Brandt Snedeker had the luxury of playing great on the day that it mattered most. With a 7-under 65, he was able to run away and win the AT&T Pebble Beach National Pro-Am by two shots over Chris Kirk who shot his own 66.
Snedeker did it by laying out a plan and then playing well enough to stick to it; he had only one bogey when he 3-putted the 9th.
His plan was to go after the first six holes because of their vulnerability; he eagled 2 and birdied 4 and 6. Then to do what he could on the middle holes; he was 2-under with three birdies. And finally try to pick off 17 and 18; he birdied 17.
It’s been a crazy day, to go out there and start the way I did and play those first six holes which I knew would be important at I think 4‑under par was huge.
He was driven by his recent good play that got him seconds at Torrey Pines and Phoenix:
It helped a lot. It certainly made me uncomplacent. I definitely didn’t want to do anything but win today. I was out there for one purpose and one purpose only, and I was extremely focused all day. I did a great job of staying patient and I did a great job of playing the golf course the way you’re supposed to play it.
And it certainly helped when he became convinced that he was going to win on Sunday and so he never felt any “everything-to-lose” pressure:
No, not at all. I felt like I had nothing to lose. I’ve gotten off to a great start this year, I had not won yet but I had complete faith I was going to, whether it was today, or next week or the week after.
I was very calm today. I was not jumpy at all. I had a complete — same feeling I had at East Lake [when he won the Tour Championship and the FedExCup]. I just knew it was going to happen, [not] how or why or what I was going to have to shoot; I just had a good feeling that today was going to be my day.
And that sense of calm prevailed on each and every one of his shots. While he has a fast tempo, his swing is a well-metered, accelerating motion from his right side to the left that exudes freedom.
And his performance gave him a great deal of satisfaction and a humble sense of proportion:
I’m one of the few people in this world that get to live out their dream every day.
And it seems like over the last three months, I’ve been waking up in a dream world, and it’s been pretty unbelievable. To win the golf tournaments I’ve won and in contention as much as I have, you know, probably with not very much fanfare and people thinking, I don’t hit the ball very long, I’m not the best ball‑striker. I just kind of — somehow all my pars end up being pretty good at the end of the day.
The only way that all of this transpired was that he was able to just be present on each and every shot. But to be so thoroughly engrossed in something like that can be mentally exhausted:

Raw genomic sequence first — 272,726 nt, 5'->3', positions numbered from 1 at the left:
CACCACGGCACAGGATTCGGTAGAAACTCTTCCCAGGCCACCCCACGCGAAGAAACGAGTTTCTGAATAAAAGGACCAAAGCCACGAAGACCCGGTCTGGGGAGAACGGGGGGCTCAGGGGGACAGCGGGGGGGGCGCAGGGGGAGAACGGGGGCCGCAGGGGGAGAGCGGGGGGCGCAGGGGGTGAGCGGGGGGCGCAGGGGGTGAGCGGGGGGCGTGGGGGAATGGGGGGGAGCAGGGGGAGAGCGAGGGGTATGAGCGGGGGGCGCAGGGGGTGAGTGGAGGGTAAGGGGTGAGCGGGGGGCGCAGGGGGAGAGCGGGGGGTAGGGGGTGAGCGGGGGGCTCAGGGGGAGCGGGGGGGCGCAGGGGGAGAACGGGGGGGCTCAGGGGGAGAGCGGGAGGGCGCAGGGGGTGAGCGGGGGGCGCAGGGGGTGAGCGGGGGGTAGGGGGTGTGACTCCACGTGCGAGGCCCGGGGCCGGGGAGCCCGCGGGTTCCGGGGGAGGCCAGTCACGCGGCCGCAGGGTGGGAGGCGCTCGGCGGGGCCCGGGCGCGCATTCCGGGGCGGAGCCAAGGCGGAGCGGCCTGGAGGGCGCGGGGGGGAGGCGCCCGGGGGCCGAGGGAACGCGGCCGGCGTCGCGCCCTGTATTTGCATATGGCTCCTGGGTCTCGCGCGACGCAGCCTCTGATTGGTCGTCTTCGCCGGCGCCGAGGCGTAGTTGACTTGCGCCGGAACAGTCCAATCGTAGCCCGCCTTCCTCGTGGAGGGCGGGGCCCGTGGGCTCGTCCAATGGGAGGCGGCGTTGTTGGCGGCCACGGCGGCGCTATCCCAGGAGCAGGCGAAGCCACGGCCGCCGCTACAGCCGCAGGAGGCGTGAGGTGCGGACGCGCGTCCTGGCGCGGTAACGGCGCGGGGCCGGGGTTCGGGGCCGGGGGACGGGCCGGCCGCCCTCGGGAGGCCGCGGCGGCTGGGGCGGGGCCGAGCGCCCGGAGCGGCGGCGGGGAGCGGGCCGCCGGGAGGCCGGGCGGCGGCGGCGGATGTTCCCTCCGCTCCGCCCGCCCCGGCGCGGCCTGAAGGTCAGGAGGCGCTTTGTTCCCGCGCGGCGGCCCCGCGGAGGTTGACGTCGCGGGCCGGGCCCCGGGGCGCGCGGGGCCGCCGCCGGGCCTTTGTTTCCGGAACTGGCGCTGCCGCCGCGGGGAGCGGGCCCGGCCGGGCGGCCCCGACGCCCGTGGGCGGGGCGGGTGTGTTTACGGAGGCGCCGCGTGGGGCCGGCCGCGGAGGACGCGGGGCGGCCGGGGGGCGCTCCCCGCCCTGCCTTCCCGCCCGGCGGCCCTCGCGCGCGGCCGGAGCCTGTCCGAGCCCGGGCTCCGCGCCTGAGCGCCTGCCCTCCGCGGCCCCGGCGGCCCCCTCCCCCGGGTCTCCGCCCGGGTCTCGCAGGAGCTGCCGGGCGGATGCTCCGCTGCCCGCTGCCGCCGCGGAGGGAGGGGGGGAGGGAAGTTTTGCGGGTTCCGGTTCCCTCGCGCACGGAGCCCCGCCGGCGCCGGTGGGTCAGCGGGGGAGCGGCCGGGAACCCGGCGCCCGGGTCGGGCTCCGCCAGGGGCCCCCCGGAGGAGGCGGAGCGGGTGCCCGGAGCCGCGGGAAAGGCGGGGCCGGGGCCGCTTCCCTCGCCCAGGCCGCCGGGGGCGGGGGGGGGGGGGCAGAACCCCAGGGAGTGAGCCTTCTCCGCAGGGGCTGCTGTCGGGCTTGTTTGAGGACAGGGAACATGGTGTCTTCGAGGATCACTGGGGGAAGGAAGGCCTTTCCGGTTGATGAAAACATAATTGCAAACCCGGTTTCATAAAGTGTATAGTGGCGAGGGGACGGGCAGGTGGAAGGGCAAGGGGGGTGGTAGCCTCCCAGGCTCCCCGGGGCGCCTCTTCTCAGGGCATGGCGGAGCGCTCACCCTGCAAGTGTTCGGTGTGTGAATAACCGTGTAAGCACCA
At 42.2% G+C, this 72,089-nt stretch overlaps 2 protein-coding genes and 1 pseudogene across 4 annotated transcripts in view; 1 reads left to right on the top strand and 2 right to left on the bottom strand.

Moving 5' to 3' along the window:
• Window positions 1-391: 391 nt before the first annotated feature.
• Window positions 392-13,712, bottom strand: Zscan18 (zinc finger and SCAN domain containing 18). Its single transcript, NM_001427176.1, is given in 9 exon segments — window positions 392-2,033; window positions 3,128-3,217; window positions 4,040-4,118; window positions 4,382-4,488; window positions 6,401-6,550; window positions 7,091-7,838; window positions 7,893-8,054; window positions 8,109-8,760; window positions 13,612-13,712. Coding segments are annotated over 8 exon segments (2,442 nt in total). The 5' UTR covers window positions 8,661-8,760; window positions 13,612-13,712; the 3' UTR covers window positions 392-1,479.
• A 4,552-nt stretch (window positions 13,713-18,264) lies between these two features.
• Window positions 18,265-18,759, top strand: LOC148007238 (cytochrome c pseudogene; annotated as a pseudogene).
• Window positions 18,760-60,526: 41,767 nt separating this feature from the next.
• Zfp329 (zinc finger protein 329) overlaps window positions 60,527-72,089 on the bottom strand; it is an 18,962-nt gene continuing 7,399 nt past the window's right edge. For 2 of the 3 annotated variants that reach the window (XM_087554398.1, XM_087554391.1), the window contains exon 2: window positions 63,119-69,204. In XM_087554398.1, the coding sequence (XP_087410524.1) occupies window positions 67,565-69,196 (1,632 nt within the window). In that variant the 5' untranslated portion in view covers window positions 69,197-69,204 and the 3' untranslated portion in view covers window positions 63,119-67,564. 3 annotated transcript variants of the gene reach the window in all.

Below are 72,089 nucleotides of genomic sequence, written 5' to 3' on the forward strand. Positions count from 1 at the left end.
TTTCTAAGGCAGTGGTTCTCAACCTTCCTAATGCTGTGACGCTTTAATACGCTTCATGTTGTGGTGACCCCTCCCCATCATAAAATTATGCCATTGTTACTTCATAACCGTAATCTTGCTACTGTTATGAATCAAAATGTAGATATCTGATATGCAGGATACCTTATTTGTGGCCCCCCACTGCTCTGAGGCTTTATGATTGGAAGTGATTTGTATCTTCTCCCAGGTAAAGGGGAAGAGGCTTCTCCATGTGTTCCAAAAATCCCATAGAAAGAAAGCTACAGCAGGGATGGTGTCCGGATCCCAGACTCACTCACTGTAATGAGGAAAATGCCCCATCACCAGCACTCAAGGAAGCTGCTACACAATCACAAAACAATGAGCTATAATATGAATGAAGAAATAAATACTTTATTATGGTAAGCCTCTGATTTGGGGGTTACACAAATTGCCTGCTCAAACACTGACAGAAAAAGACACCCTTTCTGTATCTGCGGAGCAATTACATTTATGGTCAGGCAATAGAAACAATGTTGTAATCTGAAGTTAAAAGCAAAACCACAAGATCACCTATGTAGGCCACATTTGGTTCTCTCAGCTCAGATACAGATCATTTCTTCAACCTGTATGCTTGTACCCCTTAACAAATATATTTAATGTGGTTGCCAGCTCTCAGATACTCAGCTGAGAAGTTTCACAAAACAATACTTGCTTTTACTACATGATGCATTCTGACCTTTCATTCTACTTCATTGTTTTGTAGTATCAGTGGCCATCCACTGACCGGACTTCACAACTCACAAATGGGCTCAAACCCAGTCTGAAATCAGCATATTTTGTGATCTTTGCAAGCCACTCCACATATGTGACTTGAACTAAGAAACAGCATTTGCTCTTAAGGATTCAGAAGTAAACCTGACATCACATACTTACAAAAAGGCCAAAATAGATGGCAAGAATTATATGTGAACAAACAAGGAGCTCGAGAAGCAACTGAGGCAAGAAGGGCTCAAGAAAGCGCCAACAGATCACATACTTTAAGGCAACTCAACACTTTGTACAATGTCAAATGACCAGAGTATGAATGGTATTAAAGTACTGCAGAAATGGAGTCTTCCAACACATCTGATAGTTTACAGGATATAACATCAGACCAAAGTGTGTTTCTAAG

I’m pretty exhausted. Today the last nine holes was a struggle to stay focused. I didn’t show very much emotion. I didn’t kind of — I was in my own little world. I knew I was exhausted and knew I needed to really, really focus on doing the small stuff well.
I need to get away for a couple of days. You know, we are supposed to go to Hawaii this week, which is going to be great week for us, and kind of recharge the battery and come to Tucson [WGC-Match Play] ready to go.
He finished T41 in Driving Distance at 277 yards. But he’s not all that concerned about that and his attitude could help many a golfer be more accepting of their shortcomings:
Well, there’s two ways to look at it. I don’t hit it very long, so when I miss it, I don’t hit it very far off line. And when I do drive it, I can drive it pretty well. So if I keep it in play, I keep it in front of me [a good visualization for anyone]. Guys that hit it a long way, it is a huge advantage, but if you’re off a little bit, it’s a big disadvantage.
You’ve got to accept who you are, accept what kind of golfer you are, play the best you can with what you’ve got. And I think distance is great, I love seeing guys hit it far. I wish I could hit it farther but I think I’m okay doing it the way I’m doing it right now.
But just how difficult is it to be accepting?
That’s the hardest thing, probably one of the hardest things I’ve had to deal with is my rookie year out here. I thought I could hit the ball far and you get out here and you realize you can’t. There’s a lot of guys hit it a lot farther than do I.
And I started trying to model my game after guys that played like me: The Steve Strickers, the David Toms and the Jim Furyks. The more time I spent watching those guys play golf, the more I realized what I need to do to compete on a worldwide level.
I give those guys a lot of credit because I watched them do it day‑in and day‑out for like the last five years. You watch those guys pick their way around a golf course and the way they play and what their strengths are and what they need to focus on.
So it really kind of inspired me to go that way instead of watching Tiger and Phil and Dustin and all those guys bomb it, I was watching Jim and Steve and David Toms and those guys the way they have made their careers.
That was a nice acknowledgement of his role models, but completely consistent with James Hahn’s sense of him. He was paired with Snedeker in the final group and finished T3, which will probably get him into LA:
I learned that he is a better guy than he is a golfer. The dude is world class. He’s obviously one of the best, if not the best golfer right now, and possibly for the last year.
But how he conducts himself as a person on and off the golf course, that’s also world class. He’s a great role model, and just unbelievable golfer and he deserved to win today.
If Snedeker ever gets to read Hahn’s comments, he’s the kind of guy who would think them more valuable than all of the money he won on Sunday.